Human Chain
In 1981 Django rehearsed a band called Humans. Django recalls:
"I wanted a band that would happily try out my compositional ideas no
matter how weird. The music was awkward stuff, not necessarily intended
for performance. There was not a fixed personnel; anyone could be a Human!"
Humans did the occasional gig and broadcast during the eighties, but
Django busy with Loose Tubes, Zila etc, still thought of Humans as a
kind of secret 'work in progress'.
Between 1983 and 1984 the name mysteriously changed to Human Chain.
"Quite a few musicians had been through the band; there was already a
chain of notable contributors. I also liked the political implications
of the name 'Human Chain': these were the Thatcher years and all kinds
of people were forming Human Chains in order to demonstrate peacefully".
At one point, Human Chain was just Steve Arguelles and Django. It was
this duo that recorded the album imaginatively titled 'Human Chain' in 1986
which presented 15 folky miniatures.

Whilst recording "Cashin' In" in 198?, Human Chain called upon
multi-stringed instrumentalist Stuart Hall to augment the group's
sound possibilities... the line-up was once again on the move.
"During performances in this trio formation, Stuart Hall would
often make three instrument changes per tune, sometimes playing
steel pan and piccolo flute simultaneouslywhilst unplugging a
violin with his foot"! Of the album Django recalls, "The Bluenote
cover and the name "Cashin' In" were meant to mock the recent
trend for retro-jazz. Nobody got the joke though".  
Oct 1990 saw the last Loose Tubes gig. Says Django, "With Loose
Tubes gone, it was time to stand up and sing out with my own music.
Needing a small group and an orchestral group to do this, I created
the 19 piece Delightful Precipice and set about sorting out Human Chain".
The trouble was, Human Chain had been pretty confused for a while:
at one point boasting two Bass players. Django recalls, "Neither of
them knew why they were both there. I didn't know either; I was still
trying to find a band that could be really powerful without being macho,
and could be really experimental without being bollocks".

Just before a Human Chain tour of South America in Sept 91,
Bassist Tim Harries dropped out to tour with Steel-Eye Span
instead. Django decided to try someone he'd never worked with
before: Michael Mondesir. "I drove to Lewisham to hear him playing
with Jason Rebello. It was a really funky band and gave no clues as
to what Michael would do to Human Chain's music. By the end of our tour,
I knew... and I was very happy!""Michael has an infectious fascination
with all things rhythmic: he chewed through pieces like 'Three Architects
Called Gabrielle... Just What I expected' with an extreme verve and
assurance that forced the whole band to perform at a new level of energy".

Fresh from our South American trip this Human Chain, with Steve Buckley
on Sax and Martin France on Drums, was documented on a CD called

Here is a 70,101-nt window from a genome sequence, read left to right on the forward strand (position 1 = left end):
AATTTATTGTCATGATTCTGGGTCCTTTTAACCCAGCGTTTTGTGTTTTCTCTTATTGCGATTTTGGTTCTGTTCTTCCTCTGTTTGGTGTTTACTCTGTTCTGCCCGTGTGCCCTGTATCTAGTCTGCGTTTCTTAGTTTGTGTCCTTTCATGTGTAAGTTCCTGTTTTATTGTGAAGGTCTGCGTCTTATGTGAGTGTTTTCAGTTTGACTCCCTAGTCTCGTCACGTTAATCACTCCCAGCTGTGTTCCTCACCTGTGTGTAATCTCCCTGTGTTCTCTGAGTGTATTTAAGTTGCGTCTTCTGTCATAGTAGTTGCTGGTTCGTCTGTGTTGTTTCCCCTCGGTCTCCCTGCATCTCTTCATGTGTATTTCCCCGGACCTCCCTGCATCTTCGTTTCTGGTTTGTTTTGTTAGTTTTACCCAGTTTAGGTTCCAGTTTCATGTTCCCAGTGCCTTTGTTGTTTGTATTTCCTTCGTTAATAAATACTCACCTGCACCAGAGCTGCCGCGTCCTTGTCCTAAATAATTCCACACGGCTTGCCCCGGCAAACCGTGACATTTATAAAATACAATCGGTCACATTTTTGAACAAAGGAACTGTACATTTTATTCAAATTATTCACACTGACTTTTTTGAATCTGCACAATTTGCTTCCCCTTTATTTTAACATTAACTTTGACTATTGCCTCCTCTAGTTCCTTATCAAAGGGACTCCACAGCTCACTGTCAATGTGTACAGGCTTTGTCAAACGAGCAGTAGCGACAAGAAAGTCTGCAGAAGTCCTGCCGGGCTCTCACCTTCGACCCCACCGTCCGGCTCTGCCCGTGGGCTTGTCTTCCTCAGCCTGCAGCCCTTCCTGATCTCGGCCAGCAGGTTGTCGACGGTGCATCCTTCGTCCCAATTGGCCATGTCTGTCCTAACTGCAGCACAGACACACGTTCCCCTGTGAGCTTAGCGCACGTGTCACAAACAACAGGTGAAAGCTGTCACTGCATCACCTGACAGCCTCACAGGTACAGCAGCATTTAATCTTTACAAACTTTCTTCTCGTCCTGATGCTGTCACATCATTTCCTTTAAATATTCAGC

'Pyrotechnics'. We recorded "Three Architects..." and "Up, Up". All
the musicians on this sampler were promised a deal with Bluenote... Guess what?

 

By '92 Iain Ballamy was in Human Chain. There would be no more changes
to the personnel, (unless it was Halloween, Iain's wife's Birthday, or
the imminent birth of a child).Since the settling of the forces, Human
Chain have played nuts music in Japan, New York, China... They've created
the innovative music-theatre piece 'Out There' with Campbell Graham,
disrupted Orchestras from the London Sinfonietta to the Duisberger
Philharmonic... In fact Django always tries to take Human Chain with him
wherever he goes: "It is so much easier to communicate an idea to a
skeptical Orchestra or a group of students who perhaps don't speak English,
if the four of us can demonstrate that idea engagingly and instantly.
We have a common language that's been built up through years of shared
experiences, both wonderful, (Canadian tour 19??), and terrible (Magnar's dream)!
 
    *                       *                     *                      *                     

*We are: Iain Ballamy: Saxophone. Michael Mondesir: Electric Bass.
Martin France: Drums, Electric Percussion. Django: Keyboards, Eb Horn.
The group often performs with singer Josefine Lindstrand.
P.S For a while Human Chain had an alter-ego called Quiet Nights,
but eventually Human Chain ate Quiet Nights.

The Human Chain has been linked from 1981-2004 thus:
Django 
Dave Trigwell 
John Eacott 
Mark Lockhart
Mick Hutton 
Steve Berry 
Eddie Parker 
John Paricelli 
Steve Arguelles 
Stuart Hall 
Steve Buckley 
Steve Watt 
Tim Harries
Martin France 
Michael Mondesir 
Iain Ballamy 
Laurence Cottle 
Julian Seigel
Julian Arguelles
Gary Husband

Recordings:

Human Chain Ah-Um 002
Cashin' In
Pyrotechnics
Bluenote 0777 7 99659 2 2
Many tracks on:
Summer Fruits (and unrest)
To be re-released on Winter and Winter 2005.
Winter Truce (and homes blaze) To be re-released on Winter and Winter 2005.